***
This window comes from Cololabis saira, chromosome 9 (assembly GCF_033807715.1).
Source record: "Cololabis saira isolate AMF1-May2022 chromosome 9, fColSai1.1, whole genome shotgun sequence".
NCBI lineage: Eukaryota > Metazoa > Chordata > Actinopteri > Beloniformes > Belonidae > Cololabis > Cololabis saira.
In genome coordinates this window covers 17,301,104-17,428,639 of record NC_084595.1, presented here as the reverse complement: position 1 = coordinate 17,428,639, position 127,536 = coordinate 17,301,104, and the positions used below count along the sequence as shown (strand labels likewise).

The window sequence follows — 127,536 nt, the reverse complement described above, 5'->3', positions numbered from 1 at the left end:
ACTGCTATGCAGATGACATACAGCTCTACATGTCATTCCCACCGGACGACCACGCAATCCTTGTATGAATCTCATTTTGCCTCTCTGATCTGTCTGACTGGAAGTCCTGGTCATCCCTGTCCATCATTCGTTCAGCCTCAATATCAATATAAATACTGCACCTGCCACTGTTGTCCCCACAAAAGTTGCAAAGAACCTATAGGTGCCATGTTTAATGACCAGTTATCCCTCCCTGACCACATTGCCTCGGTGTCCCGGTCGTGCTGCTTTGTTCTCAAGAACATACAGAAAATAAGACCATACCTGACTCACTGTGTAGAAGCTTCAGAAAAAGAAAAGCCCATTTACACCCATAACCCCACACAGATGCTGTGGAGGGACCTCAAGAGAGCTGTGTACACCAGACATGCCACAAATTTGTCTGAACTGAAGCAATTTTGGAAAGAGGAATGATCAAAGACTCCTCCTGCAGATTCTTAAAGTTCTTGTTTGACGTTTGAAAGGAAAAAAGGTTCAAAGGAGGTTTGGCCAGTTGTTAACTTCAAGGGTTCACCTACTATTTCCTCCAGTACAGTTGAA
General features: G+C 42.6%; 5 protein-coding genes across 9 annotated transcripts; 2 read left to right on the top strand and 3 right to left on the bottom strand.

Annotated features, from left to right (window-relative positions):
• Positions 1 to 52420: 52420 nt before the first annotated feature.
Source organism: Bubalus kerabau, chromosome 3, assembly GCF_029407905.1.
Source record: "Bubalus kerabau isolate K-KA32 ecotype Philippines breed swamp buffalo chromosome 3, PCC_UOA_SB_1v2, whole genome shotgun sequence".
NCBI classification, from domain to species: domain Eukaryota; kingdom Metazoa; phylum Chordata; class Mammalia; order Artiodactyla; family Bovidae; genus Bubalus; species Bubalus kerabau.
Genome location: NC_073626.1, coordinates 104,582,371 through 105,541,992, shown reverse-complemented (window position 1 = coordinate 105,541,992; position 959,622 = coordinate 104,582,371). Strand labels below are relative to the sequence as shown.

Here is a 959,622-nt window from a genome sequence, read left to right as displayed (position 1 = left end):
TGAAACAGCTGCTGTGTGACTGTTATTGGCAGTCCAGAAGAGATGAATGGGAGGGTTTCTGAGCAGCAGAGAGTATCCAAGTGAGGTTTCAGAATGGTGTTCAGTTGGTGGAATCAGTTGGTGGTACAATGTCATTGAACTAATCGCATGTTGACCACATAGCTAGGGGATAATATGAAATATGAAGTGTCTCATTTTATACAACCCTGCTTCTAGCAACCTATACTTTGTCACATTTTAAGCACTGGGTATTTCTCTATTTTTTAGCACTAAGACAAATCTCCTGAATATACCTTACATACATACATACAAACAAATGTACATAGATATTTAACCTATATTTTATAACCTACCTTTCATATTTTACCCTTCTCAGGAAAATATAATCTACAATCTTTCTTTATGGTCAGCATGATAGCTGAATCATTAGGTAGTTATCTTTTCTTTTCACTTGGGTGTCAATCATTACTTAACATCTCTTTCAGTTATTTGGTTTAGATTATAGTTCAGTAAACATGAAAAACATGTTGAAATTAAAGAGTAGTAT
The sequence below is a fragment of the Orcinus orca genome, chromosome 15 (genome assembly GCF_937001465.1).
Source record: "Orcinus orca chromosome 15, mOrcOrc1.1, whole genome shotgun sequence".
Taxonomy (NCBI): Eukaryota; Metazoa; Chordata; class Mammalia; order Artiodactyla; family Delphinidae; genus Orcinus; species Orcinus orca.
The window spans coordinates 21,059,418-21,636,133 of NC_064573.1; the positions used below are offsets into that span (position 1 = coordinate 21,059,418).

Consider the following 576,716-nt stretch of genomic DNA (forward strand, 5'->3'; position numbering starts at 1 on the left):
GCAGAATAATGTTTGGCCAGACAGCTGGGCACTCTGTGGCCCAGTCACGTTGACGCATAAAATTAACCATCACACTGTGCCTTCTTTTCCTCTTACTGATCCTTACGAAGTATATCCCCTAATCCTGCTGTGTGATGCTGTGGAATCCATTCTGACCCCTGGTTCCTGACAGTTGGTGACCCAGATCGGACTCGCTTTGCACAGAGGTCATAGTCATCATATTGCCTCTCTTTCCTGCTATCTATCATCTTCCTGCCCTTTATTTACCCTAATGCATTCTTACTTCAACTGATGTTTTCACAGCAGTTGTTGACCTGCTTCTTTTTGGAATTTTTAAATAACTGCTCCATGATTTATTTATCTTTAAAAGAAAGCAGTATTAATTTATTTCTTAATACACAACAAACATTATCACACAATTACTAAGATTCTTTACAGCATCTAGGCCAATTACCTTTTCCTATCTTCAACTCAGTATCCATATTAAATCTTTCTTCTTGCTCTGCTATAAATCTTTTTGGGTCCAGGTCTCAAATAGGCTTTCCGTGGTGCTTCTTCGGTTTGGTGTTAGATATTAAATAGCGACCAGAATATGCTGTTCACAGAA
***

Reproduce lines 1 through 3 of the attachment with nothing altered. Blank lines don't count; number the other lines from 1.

This window comes from Cololabis saira, chromosome 9 (assembly GCF_033807715.1).
Source record: "Cololabis saira isolate AMF1-May2022 chromosome 9, fColSai1.1, whole genome shotgun sequence".
NCBI lineage: Eukaryota > Metazoa > Chordata > Actinopteri > Beloniformes > Belonidae > Cololabis > Cololabis saira.